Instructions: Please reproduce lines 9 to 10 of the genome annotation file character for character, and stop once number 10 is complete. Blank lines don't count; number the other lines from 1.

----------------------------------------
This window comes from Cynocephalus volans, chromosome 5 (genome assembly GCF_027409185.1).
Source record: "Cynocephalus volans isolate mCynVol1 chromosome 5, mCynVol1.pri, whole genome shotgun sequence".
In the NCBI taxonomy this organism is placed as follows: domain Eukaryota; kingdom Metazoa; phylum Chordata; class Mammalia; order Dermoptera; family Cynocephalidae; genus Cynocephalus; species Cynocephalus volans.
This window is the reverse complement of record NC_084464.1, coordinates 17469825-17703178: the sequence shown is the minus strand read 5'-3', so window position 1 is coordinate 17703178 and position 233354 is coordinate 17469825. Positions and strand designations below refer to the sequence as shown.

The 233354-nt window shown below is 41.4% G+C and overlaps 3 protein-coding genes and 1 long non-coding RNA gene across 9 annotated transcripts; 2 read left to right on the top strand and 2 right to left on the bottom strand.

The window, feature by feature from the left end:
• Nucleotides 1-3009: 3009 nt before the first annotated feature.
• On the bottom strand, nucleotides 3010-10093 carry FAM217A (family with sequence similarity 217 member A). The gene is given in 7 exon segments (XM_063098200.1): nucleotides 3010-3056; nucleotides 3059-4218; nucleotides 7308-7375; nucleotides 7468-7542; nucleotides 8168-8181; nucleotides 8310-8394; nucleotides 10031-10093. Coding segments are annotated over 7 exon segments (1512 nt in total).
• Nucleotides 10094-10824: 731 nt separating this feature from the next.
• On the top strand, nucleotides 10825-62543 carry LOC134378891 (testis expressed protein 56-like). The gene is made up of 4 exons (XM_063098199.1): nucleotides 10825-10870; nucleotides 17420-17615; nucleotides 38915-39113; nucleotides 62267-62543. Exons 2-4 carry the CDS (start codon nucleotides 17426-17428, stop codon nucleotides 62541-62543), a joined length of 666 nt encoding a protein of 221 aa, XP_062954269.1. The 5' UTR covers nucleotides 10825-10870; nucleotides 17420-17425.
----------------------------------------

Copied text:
• Nucleotides 10094-10824: 731 nt separating this feature from the next.
• On the top strand, nucleotides 10825-62543 carry LOC134378891 (testis expressed protein 56-like). The gene is made up of 4 exons (XM_063098199.1): nucleotides 10825-10870; nucleotides 17420-17615; nucleotides 38915-39113; nucleotides 62267-62543. Exons 2-4 carry the CDS (start codon nucleotides 17426-17428, stop codon nucleotides 62541-62543), a joined length of 666 nt encoding a protein of 221 aa, XP_062954269.1. The 5' UTR covers nucleotides 10825-10870; nucleotides 17420-17425.